While adenosine deaminases acting on RNA are known to be involved in the RNA editing that converts adenosine residues into inosine in double-stranded RNA, new research from the Wistar Institute shows that one member of this family of enzymes plays a key role in microRNA processing and RNA-induced gene silencing.
The findings, which appeared in Cell, support previous research indicating that miRNA regulation is essential to life, and show that ADAR1 is tightly involved in that regulation.
Previous research has found that the A-to-I editing controlled by ADARs primarily occurs in non-coding regions containing repetitive elements such as Alu and LINE, yet the biological significance of repetitive RNA editing is “largely unknown,” according to the Wistar team. It has also been demonstrated that inactivation of one of ADAR1 triggers widespread apoptosis and results in an embryonic lethal phenotype in mice.
The exact mechanism behind that phenotype, however, is unclear.
Meanwhile, data show that RNAi-dependent endogenous siRNAs derived from loci enriched for inverted repeats and transposons are “dramatically upregulated in ADAR-null mutant worms,” which suggests that A-to-I RNA editing of dsRNA regions of transcripts derived from these loci prevents their entry into the RNAi silencing pathway, the team wrote in Cell.
As such, the A-to-I RNA editing mechanism “appears to compete for shared dsRNA substrates with the RNAi machinery and inhibit synthesis of endo-siRNAs,” and because certain pri-miRNAs are subject to A-to-I editing, such editing could inhibit their processing, suppress RISC loading, or cause off-target silencing, they noted.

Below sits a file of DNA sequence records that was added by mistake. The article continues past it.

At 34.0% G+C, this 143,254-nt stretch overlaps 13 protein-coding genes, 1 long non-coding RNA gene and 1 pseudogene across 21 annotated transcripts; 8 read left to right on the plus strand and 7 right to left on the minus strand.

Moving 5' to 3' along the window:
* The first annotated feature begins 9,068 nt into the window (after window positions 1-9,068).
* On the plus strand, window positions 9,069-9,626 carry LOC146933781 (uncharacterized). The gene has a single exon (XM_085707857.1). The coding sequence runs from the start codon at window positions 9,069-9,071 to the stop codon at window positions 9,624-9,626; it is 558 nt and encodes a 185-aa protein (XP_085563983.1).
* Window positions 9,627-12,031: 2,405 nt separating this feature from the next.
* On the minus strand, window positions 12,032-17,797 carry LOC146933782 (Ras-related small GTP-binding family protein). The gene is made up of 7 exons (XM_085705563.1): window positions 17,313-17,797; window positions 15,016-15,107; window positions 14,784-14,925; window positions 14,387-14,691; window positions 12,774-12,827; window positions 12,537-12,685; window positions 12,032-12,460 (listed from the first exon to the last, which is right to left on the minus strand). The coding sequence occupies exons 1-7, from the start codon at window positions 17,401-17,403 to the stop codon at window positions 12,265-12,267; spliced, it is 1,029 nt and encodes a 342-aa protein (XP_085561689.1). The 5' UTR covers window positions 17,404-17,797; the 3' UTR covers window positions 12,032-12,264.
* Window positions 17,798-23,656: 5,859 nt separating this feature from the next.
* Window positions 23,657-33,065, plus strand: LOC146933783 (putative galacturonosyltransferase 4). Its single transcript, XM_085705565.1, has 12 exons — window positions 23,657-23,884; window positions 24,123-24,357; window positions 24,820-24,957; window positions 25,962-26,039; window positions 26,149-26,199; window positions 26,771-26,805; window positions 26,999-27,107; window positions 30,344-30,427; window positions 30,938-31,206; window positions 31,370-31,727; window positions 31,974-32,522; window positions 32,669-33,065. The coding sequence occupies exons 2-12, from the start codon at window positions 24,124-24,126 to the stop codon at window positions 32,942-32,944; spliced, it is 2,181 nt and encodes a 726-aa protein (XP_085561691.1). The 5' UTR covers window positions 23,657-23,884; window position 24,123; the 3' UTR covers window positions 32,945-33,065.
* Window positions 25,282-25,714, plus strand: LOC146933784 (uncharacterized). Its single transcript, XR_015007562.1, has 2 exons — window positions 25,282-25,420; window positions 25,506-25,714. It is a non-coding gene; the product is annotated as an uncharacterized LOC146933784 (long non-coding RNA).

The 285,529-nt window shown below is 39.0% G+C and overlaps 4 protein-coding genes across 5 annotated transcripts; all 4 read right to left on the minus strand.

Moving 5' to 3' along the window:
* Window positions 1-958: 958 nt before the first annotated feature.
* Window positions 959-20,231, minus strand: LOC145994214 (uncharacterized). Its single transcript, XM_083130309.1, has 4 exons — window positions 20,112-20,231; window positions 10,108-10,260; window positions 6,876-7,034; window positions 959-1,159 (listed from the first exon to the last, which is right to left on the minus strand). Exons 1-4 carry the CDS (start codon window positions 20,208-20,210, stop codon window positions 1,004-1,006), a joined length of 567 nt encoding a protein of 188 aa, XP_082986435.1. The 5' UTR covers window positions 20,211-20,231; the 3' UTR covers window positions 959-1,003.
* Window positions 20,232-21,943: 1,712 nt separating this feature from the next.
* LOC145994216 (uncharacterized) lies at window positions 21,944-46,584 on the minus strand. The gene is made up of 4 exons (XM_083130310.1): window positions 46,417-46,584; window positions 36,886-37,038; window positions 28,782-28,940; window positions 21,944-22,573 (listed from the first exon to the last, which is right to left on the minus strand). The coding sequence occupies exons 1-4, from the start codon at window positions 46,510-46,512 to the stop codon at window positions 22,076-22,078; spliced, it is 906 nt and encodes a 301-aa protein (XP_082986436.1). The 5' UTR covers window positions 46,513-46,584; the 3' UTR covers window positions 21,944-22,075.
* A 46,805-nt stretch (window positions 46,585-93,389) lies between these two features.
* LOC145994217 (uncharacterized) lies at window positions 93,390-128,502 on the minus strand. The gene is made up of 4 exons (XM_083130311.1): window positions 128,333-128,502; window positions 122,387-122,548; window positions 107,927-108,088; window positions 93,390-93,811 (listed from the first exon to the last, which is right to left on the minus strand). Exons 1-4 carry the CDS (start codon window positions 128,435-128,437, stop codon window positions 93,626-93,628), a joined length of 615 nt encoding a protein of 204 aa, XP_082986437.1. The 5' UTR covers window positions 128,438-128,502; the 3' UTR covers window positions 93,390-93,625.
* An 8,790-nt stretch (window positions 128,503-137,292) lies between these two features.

In light of the apparent antagonistic interaction between A-to-I RNA editing and RNAi pathways, the Wistar scientists began exploring the interplay between ADAR1 and RISC proteins.
They found that ADAR1 interacts directly with Dicer in an RNA-binding-independent manner, while promoting processing of siRNAs and miRNAs, RISC loading of miRNAs, and silencing of target RNAs — all of which “reveals a stimulative, instead of antagnonistic, role of ADAR1 in RNAi,” the researchers wrote.
Specifically, ADAR1 forms a complex with Dicer through direct protein-protein interaction, and increases the maximum rate of pre-miRNA cleavage by Dicer while facilitating miRNA RISC loading.
“In contrast to the requirement of homodimerization for the A-to-I RNA editing activities of ADAR1, one monomer of ADAR1 binds to one molecule of Dicer,” they added. “ADAR1 thus acts as an RNA editing enzyme or as a modulator of the RNAi machinery by choosing its complex partner.”
In terms of the lethal phenotype observed in ADAR1-/- mouse embryos, the investigators determined that normal upregulation of miRNA production in the animal is unable to occur due to the lack of formation of the Dicer/ADAR1 complex, which appears to cause dysregulation of many genes that are ordinarily repressed by the miRNAs during proper development.
“It is tempting to speculate that a deficiency in the RNAi function rather than the RNA editing function of ADAR1 underlies the ADAR1-/- mouse phenotype,” the Wistar team concluded.